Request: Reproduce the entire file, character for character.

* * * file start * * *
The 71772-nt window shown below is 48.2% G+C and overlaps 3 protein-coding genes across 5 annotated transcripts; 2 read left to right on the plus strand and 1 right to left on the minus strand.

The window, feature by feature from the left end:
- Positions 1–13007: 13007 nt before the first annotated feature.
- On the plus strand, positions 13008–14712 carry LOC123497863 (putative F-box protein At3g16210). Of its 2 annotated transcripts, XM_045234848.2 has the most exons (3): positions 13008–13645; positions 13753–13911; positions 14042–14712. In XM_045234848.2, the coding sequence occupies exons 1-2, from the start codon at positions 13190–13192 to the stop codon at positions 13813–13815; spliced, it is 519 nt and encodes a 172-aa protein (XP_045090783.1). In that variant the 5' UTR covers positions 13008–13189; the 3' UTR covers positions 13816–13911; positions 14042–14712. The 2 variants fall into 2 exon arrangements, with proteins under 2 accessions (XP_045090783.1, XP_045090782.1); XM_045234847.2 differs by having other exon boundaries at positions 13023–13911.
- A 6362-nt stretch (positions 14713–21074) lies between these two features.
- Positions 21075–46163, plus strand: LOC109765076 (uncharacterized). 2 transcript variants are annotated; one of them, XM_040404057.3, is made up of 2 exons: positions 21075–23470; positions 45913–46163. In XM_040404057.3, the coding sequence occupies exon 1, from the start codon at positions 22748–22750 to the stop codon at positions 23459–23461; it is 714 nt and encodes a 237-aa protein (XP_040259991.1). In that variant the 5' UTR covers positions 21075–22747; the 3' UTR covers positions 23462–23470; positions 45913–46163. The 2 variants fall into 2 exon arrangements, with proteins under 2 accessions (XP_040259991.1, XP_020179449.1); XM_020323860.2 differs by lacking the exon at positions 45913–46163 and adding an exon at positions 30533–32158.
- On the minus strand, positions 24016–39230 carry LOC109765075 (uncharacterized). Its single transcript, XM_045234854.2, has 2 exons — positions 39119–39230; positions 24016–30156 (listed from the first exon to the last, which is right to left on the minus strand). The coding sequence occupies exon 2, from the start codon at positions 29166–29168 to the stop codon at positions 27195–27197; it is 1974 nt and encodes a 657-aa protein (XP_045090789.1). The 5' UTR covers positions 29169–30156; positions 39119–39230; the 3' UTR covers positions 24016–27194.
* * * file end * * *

The 71772-nt window shown below is 48.2% G+C and overlaps 3 protein-coding genes across 5 annotated transcripts; 2 read left to right on the plus strand and 1 right to left on the minus strand.

The window, feature by feature from the left end:
- Positions 1–13007: 13007 nt before the first annotated feature.
- On the plus strand, positions 13008–14712 carry LOC123497863 (putative F-box protein At3g16210). Of its 2 annotated transcripts, XM_045234848.2 has the most exons (3): positions 13008–13645; positions 13753–13911; positions 14042–14712. In XM_045234848.2, the coding sequence occupies exons 1-2, from the start codon at positions 13190–13192 to the stop codon at positions 13813–13815; spliced, it is 519 nt and encodes a 172-aa protein (XP_045090783.1). In that variant the 5' UTR covers positions 13008–13189; the 3' UTR covers positions 13816–13911; positions 14042–14712. The 2 variants fall into 2 exon arrangements, with proteins under 2 accessions (XP_045090783.1, XP_045090782.1); XM_045234847.2 differs by having other exon boundaries at positions 13023–13911.
- A 6362-nt stretch (positions 14713–21074) lies between these two features.
- Positions 21075–46163, plus strand: LOC109765076 (uncharacterized). 2 transcript variants are annotated; one of them, XM_040404057.3, is made up of 2 exons: positions 21075–23470; positions 45913–46163. In XM_040404057.3, the coding sequence occupies exon 1, from the start codon at positions 22748–22750 to the stop codon at positions 23459–23461; it is 714 nt and encodes a 237-aa protein (XP_040259991.1). In that variant the 5' UTR covers positions 21075–22747; the 3' UTR covers positions 23462–23470; positions 45913–46163. The 2 variants fall into 2 exon arrangements, with proteins under 2 accessions (XP_040259991.1, XP_020179449.1); XM_020323860.2 differs by lacking the exon at positions 45913–46163 and adding an exon at positions 30533–32158.
- On the minus strand, positions 24016–39230 carry LOC109765075 (uncharacterized). Its single transcript, XM_045234854.2, has 2 exons — positions 39119–39230; positions 24016–30156 (listed from the first exon to the last, which is right to left on the minus strand). The coding sequence occupies exon 2, from the start codon at positions 29166–29168 to the stop codon at positions 27195–27197; it is 1974 nt and encodes a 657-aa protein (XP_045090789.1). The 5' UTR covers positions 29169–30156; positions 39119–39230; the 3' UTR covers positions 24016–27194.